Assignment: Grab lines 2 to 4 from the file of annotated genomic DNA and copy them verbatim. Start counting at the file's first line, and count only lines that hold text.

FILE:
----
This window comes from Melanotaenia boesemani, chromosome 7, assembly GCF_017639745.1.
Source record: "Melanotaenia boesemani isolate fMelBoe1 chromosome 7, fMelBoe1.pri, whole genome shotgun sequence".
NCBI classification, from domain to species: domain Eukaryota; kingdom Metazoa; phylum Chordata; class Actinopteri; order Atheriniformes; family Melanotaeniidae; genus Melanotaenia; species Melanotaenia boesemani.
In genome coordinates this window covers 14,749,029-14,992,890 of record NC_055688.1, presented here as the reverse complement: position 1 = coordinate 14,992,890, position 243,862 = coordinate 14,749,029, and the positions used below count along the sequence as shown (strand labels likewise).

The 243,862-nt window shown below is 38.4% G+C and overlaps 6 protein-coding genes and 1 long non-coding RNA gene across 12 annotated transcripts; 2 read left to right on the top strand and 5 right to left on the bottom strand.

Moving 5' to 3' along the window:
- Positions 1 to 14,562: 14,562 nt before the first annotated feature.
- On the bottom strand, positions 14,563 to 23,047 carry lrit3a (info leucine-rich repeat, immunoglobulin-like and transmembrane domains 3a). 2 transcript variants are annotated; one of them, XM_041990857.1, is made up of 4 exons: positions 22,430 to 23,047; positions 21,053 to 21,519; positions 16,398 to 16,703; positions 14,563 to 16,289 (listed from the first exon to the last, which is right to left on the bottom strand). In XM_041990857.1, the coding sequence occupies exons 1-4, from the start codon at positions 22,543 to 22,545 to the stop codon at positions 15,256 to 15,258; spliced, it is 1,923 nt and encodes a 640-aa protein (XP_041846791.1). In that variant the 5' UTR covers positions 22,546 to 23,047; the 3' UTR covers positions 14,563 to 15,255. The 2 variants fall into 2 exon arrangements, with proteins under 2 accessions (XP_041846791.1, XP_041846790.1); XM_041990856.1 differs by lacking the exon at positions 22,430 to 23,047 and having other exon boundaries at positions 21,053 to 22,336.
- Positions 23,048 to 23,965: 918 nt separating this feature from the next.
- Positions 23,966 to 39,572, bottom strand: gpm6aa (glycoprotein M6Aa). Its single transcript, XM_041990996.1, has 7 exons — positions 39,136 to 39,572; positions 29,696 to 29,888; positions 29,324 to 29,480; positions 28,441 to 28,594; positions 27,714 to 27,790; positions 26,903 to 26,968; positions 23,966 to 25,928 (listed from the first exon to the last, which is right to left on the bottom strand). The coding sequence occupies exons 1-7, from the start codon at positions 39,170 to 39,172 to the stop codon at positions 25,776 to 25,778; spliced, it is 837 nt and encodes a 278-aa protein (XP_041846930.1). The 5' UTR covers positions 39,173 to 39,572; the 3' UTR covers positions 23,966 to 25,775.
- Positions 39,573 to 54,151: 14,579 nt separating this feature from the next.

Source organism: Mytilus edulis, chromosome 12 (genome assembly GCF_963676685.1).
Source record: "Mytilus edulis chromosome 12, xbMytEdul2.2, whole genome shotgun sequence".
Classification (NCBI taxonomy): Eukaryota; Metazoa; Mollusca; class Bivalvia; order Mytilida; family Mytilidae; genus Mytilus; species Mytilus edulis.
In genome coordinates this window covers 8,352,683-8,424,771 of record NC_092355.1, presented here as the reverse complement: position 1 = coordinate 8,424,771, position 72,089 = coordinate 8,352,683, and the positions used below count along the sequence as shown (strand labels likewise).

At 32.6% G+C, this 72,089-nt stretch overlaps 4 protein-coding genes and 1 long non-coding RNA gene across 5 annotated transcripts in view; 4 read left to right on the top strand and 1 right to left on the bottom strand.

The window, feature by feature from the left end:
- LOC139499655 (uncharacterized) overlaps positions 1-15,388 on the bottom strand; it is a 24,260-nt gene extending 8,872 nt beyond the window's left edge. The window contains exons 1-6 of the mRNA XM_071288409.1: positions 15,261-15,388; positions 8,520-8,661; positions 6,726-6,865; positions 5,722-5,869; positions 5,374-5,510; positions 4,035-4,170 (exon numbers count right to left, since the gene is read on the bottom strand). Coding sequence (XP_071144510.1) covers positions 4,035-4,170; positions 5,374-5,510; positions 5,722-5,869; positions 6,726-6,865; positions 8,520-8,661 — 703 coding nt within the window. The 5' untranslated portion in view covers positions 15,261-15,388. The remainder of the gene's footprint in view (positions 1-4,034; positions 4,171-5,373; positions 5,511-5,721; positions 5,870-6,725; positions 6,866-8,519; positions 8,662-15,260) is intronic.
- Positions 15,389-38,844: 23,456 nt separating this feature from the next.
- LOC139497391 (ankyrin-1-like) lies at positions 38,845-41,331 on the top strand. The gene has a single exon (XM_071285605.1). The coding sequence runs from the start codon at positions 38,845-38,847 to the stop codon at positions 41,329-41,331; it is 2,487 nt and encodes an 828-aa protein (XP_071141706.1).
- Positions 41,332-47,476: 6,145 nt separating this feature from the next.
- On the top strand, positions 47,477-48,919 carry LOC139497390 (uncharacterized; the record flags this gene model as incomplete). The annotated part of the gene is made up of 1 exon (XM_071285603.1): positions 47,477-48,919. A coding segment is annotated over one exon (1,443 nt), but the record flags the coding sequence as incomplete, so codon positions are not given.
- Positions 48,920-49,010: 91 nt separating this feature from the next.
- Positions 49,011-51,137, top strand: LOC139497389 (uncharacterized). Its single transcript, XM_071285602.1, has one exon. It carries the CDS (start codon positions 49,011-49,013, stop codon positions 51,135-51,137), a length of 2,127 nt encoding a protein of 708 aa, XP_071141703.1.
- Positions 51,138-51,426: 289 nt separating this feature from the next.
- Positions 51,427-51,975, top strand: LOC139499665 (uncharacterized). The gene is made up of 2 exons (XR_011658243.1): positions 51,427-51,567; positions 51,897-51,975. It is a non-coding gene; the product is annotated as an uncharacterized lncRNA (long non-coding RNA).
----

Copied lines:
Source record: "Melanotaenia boesemani isolate fMelBoe1 chromosome 7, fMelBoe1.pri, whole genome shotgun sequence".
NCBI classification, from domain to species: domain Eukaryota; kingdom Metazoa; phylum Chordata; class Actinopteri; order Atheriniformes; family Melanotaeniidae; genus Melanotaenia; species Melanotaenia boesemani.
In genome coordinates this window covers 14,749,029-14,992,890 of record NC_055688.1, presented here as the reverse complement: position 1 = coordinate 14,992,890, position 243,862 = coordinate 14,749,029, and the positions used below count along the sequence as shown (strand labels likewise).